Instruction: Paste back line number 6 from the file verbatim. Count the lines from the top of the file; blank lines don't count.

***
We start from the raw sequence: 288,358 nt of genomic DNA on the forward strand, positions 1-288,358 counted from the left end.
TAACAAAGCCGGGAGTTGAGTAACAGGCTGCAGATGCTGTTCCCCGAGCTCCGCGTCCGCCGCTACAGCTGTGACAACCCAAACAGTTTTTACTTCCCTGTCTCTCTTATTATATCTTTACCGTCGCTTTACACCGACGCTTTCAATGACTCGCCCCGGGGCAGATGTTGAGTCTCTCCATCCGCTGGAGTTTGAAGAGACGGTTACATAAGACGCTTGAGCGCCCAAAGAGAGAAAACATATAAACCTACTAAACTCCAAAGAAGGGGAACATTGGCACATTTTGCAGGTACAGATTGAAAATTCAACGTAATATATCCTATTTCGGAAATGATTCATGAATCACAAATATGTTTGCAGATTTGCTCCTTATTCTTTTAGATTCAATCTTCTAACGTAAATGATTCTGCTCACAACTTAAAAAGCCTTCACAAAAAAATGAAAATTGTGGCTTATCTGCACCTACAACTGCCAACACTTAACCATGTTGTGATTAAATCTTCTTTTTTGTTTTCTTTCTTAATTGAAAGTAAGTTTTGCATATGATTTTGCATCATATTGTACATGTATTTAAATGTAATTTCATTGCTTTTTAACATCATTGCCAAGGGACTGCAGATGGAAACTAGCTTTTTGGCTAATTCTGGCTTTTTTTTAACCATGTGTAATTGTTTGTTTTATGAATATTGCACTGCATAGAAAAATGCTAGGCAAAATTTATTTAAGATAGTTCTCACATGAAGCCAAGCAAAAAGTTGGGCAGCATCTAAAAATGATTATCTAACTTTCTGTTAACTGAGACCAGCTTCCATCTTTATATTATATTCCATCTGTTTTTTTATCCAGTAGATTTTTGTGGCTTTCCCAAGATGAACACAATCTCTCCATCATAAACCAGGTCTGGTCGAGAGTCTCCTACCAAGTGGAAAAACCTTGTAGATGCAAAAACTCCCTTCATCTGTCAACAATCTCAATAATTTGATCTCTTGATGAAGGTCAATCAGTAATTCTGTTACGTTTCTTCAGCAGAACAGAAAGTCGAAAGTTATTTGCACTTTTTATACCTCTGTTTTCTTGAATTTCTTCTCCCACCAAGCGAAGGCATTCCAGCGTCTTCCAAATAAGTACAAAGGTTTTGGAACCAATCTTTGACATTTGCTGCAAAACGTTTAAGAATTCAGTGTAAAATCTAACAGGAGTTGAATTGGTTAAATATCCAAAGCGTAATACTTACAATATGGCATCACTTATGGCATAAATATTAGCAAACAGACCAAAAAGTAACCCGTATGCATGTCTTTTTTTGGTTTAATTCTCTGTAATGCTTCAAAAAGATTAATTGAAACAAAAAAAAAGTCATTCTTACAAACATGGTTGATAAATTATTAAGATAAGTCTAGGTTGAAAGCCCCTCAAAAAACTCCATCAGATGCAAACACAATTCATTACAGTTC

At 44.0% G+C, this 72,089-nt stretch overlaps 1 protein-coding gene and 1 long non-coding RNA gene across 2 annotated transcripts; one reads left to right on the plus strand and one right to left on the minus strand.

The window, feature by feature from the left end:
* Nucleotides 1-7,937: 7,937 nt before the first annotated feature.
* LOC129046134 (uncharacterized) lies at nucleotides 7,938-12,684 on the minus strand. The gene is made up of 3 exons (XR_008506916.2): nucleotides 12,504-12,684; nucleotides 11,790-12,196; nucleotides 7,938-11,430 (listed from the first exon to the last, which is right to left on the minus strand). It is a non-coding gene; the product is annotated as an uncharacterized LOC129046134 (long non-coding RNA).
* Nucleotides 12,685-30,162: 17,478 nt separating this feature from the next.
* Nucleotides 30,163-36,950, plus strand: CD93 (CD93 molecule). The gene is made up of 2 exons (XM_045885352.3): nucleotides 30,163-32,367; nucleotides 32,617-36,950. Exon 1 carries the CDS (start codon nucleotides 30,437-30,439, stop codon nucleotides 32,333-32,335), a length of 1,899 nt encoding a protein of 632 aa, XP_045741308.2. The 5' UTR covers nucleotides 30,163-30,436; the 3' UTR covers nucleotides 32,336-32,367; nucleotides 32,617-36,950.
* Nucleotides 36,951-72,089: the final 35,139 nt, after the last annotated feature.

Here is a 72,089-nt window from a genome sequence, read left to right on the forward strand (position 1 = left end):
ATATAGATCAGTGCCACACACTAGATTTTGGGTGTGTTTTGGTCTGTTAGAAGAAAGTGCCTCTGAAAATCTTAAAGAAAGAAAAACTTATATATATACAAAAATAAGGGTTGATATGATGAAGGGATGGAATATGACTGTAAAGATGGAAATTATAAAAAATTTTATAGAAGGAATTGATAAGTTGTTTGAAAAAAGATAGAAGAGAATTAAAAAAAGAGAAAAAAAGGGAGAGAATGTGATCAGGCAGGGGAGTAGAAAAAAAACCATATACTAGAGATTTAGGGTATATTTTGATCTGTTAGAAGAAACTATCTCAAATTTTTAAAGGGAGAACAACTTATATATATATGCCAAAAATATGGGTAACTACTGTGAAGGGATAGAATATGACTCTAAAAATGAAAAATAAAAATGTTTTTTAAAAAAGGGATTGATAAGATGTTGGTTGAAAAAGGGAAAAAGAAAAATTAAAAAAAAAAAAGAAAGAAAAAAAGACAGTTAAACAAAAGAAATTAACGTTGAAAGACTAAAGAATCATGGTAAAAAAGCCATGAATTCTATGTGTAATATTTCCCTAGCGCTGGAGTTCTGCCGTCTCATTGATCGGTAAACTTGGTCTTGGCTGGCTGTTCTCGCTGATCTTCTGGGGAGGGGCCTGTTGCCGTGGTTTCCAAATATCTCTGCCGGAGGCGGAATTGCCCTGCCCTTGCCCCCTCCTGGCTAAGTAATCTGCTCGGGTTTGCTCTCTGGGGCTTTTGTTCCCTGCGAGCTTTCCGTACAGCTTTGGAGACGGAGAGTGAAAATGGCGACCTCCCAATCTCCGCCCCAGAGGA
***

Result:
* LOC129046134 (uncharacterized) lies at nucleotides 7,938-12,684 on the minus strand. The gene is made up of 3 exons (XR_008506916.2): nucleotides 12,504-12,684; nucleotides 11,790-12,196; nucleotides 7,938-11,430 (listed from the first exon to the last, which is right to left on the minus strand). It is a non-coding gene; the product is annotated as an uncharacterized LOC129046134 (long non-coding RNA).